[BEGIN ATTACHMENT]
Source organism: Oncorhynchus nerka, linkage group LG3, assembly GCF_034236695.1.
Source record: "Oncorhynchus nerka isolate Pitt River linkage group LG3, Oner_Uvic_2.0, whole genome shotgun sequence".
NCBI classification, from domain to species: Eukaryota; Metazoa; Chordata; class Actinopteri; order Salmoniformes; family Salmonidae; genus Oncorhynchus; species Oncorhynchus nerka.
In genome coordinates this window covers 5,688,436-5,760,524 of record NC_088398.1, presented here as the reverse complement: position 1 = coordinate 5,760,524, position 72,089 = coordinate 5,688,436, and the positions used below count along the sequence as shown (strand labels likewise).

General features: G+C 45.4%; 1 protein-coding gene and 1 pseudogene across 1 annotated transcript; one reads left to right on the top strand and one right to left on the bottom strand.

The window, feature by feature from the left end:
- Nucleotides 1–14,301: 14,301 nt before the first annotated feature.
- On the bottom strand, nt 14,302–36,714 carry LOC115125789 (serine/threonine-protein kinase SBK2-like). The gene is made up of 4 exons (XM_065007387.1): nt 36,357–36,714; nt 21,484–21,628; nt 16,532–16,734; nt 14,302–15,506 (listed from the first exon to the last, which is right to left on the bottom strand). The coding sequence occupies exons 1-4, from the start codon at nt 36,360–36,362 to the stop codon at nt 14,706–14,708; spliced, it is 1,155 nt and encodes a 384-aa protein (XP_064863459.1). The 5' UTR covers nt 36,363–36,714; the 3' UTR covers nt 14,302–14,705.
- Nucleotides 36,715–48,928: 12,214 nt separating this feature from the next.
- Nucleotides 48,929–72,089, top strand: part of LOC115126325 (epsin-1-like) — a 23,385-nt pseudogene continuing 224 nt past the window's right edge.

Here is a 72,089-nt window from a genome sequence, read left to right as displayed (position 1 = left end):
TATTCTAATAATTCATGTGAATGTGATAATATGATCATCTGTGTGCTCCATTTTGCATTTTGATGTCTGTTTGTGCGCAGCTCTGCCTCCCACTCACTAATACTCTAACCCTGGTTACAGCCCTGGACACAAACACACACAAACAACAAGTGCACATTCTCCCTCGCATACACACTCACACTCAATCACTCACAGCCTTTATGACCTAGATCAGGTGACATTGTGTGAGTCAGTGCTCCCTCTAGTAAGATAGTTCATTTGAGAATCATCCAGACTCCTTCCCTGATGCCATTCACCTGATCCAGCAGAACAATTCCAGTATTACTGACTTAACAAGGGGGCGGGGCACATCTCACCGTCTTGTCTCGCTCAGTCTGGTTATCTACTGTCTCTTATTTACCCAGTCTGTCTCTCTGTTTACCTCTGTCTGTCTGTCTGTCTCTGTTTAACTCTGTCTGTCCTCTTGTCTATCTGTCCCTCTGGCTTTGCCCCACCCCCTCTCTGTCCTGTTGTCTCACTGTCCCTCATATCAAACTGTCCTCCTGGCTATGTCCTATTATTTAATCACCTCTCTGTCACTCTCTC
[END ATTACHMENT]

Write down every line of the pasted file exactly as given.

Source organism: Oncorhynchus nerka, linkage group LG3, assembly GCF_034236695.1.
Source record: "Oncorhynchus nerka isolate Pitt River linkage group LG3, Oner_Uvic_2.0, whole genome shotgun sequence".
NCBI classification, from domain to species: Eukaryota; Metazoa; Chordata; class Actinopteri; order Salmoniformes; family Salmonidae; genus Oncorhynchus; species Oncorhynchus nerka.
In genome coordinates this window covers 5,688,436-5,760,524 of record NC_088398.1, presented here as the reverse complement: position 1 = coordinate 5,760,524, position 72,089 = coordinate 5,688,436, and the positions used below count along the sequence as shown (strand labels likewise).

General features: G+C 45.4%; 1 protein-coding gene and 1 pseudogene across 1 annotated transcript; one reads left to right on the top strand and one right to left on the bottom strand.

The window, feature by feature from the left end:
- Nucleotides 1–14,301: 14,301 nt before the first annotated feature.
- On the bottom strand, nt 14,302–36,714 carry LOC115125789 (serine/threonine-protein kinase SBK2-like). The gene is made up of 4 exons (XM_065007387.1): nt 36,357–36,714; nt 21,484–21,628; nt 16,532–16,734; nt 14,302–15,506 (listed from the first exon to the last, which is right to left on the bottom strand). The coding sequence occupies exons 1-4, from the start codon at nt 36,360–36,362 to the stop codon at nt 14,706–14,708; spliced, it is 1,155 nt and encodes a 384-aa protein (XP_064863459.1). The 5' UTR covers nt 36,363–36,714; the 3' UTR covers nt 14,302–14,705.
- Nucleotides 36,715–48,928: 12,214 nt separating this feature from the next.
- Nucleotides 48,929–72,089, top strand: part of LOC115126325 (epsin-1-like) — a 23,385-nt pseudogene continuing 224 nt past the window's right edge.

Here is a 72,089-nt window from a genome sequence, read left to right as displayed (position 1 = left end):
TATTCTAATAATTCATGTGAATGTGATAATATGATCATCTGTGTGCTCCATTTTGCATTTTGATGTCTGTTTGTGCGCAGCTCTGCCTCCCACTCACTAATACTCTAACCCTGGTTACAGCCCTGGACACAAACACACACAAACAACAAGTGCACATTCTCCCTCGCATACACACTCACACTCAATCACTCACAGCCTTTATGACCTAGATCAGGTGACATTGTGTGAGTCAGTGCTCCCTCTAGTAAGATAGTTCATTTGAGAATCATCCAGACTCCTTCCCTGATGCCATTCACCTGATCCAGCAGAACAATTCCAGTATTACTGACTTAACAAGGGGGCGGGGCACATCTCACCGTCTTGTCTCGCTCAGTCTGGTTATCTACTGTCTCTTATTTACCCAGTCTGTCTCTCTGTTTACCTCTGTCTGTCTGTCTGTCTCTGTTTAACTCTGTCTGTCCTCTTGTCTATCTGTCCCTCTGGCTTTGCCCCACCCCCTCTCTGTCCTGTTGTCTCACTGTCCCTCATATCAAACTGTCCTCCTGGCTATGTCCTATTATTTAATCACCTCTCTGTCACTCTCTC